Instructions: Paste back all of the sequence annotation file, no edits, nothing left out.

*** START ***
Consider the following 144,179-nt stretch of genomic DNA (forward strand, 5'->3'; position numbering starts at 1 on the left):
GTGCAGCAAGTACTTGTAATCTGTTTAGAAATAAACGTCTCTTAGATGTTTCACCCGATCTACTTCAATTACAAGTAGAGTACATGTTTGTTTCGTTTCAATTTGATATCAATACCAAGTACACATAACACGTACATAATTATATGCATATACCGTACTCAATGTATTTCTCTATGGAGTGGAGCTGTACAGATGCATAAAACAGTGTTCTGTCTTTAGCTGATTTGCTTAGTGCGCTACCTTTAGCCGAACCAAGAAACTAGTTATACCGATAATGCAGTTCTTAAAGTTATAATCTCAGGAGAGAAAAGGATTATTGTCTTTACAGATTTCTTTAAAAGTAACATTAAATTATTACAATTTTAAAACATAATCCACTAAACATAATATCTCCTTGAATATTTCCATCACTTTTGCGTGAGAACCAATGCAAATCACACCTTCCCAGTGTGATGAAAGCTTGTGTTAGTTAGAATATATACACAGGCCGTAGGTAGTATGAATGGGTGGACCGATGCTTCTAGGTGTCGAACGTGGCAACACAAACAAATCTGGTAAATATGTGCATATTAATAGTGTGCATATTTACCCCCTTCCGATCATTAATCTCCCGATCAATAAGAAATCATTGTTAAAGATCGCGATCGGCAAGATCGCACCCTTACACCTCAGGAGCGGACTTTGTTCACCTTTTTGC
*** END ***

Consider the following 144,179-nt stretch of genomic DNA (forward strand, 5'->3'; position numbering starts at 1 on the left):
GTGCAGCAAGTACTTGTAATCTGTTTAGAAATAAACGTCTCTTAGATGTTTCACCCGATCTACTTCAATTACAAGTAGAGTACATGTTTGTTTCGTTTCAATTTGATATCAATACCAAGTACACATAACACGTACATAATTATATGCATATACCGTACTCAATGTATTTCTCTATGGAGTGGAGCTGTACAGATGCATAAAACAGTGTTCTGTCTTTAGCTGATTTGCTTAGTGCGCTACCTTTAGCCGAACCAAGAAACTAGTTATACCGATAATGCAGTTCTTAAAGTTATAATCTCAGGAGAGAAAAGGATTATTGTCTTTACAGATTTCTTTAAAAGTAACATTAAATTATTACAATTTTAAAACATAATCCACTAAACATAATATCTCCTTGAATATTTCCATCACTTTTGCGTGAGAACCAATGCAAATCACACCTTCCCAGTGTGATGAAAGCTTGTGTTAGTTAGAATATATACACAGGCCGTAGGTAGTATGAATGGGTGGACCGATGCTTCTAGGTGTCGAACGTGGCAACACAAACAAATCTGGTAAATATGTGCATATTAATAGTGTGCATATTTACCCCCTTCCGATCATTAATCTCCCGATCAATAAGAAATCATTGTTAAAGATCGCGATCGGCAAGATCGCACCCTTACACCTCAGGAGCGGACTTTGTTCACCTTTTTGC